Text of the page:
The National Special Districts Coalition (NSDC) opposes federal legislation that would standardize local agencies’ federal financial reporting requirements, potentially posing an unnecessary, costly mandate on local agencies issuing bonds and holding investments.
NSDC is especially concerned about efforts to include S. 4295 (Warner), the Financial Data Transparency Act, in the must-pass Fiscal Year 2023 National Defense Authorization Act (NDAA). Of specific concern is Section 203 of the bill.
If successfully attached as part of the NDAA or passed on a stand-alone basis, Section 203 would require the Municipal Securities Rulemaking Board (MSRB) to unify reporting across major financial institutions such as the Securities and Exchange Commission based on common reporting metrics of all state and local agencies. Compliance with these standards could demand certain types of technologies, which impacted agencies may need to build or acquire costing upwards of tens of thousands of dollars.
The Coalition and its Members value and promote the necessity of public agencies’ transparency and accountability. NSDC Members demonstrate this commitment by prioritizing the delivery of professional development resources and compliance trainings covering regulatory compliance as well as courses on financial best practices. However, NSDC does not believe the public benefit of this proposal will outweigh the public costs associated with compliance – especially for the thousands of potentially impacted small and mid-sized special districts.
Special districts – like all local governments – abide by various public records and financial requirements based on federal laws and a myriad of state laws. Special districts and other local agencies subject to the financial data reporting guidelines would be required to comply and implement a new standardized system within four years of bill’s enactment into law.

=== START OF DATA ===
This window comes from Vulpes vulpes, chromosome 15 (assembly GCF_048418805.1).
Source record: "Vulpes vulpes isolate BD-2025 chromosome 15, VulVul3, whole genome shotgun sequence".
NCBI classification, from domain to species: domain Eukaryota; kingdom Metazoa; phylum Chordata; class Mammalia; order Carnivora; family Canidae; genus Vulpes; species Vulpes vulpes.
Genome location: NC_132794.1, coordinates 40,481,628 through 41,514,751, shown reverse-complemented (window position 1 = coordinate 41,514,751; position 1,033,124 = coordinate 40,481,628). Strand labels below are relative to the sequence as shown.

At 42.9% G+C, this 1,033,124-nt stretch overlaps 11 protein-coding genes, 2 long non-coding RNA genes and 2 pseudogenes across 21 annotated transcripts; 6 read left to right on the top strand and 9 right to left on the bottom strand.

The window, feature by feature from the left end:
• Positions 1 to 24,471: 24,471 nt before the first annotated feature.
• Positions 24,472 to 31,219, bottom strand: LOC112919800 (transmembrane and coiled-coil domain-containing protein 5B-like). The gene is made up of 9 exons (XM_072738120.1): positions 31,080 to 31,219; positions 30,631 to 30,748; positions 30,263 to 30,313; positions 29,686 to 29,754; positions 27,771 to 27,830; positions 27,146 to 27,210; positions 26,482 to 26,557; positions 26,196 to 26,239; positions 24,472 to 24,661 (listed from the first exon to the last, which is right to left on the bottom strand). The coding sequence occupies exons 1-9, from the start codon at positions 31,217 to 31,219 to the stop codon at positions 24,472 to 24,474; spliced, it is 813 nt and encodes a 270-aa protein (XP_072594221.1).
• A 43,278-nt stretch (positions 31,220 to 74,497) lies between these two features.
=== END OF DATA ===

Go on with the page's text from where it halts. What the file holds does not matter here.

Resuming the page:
Furthermore, NSDC is concerned that an additional requirement rooted in broadly standardizing disclosures across all types of governments could ultimately lead to the loss of important public information due to the diverse specific services more than 30,000 special districts provide across the country. New, broad standards could also lead to confusion among local agencies that follow the commonly-used Government Accounting Standards Board (GASB) standards and guidance.
NSDC joined the Government Finance Officers Association and 16 other government service associations on a September 29 letter to U.S. Senate leadership stating opposition to the Financial Data Standards Act’s Section 203 in the NDAA.
The Senate will reconvene from its recess after the November 8 mid-term elections, after which the Upper Chamber will continue consideration of the NDAA – with the Financial Data Transparency Act potentially being among more than 900 amendments offered to the bill.
NSDC will continue to closely follow and work with coalition partners on this matter and provide more information to members as it develops. Contact Cole Karr, NSDC Federal Advocacy Director, for more information.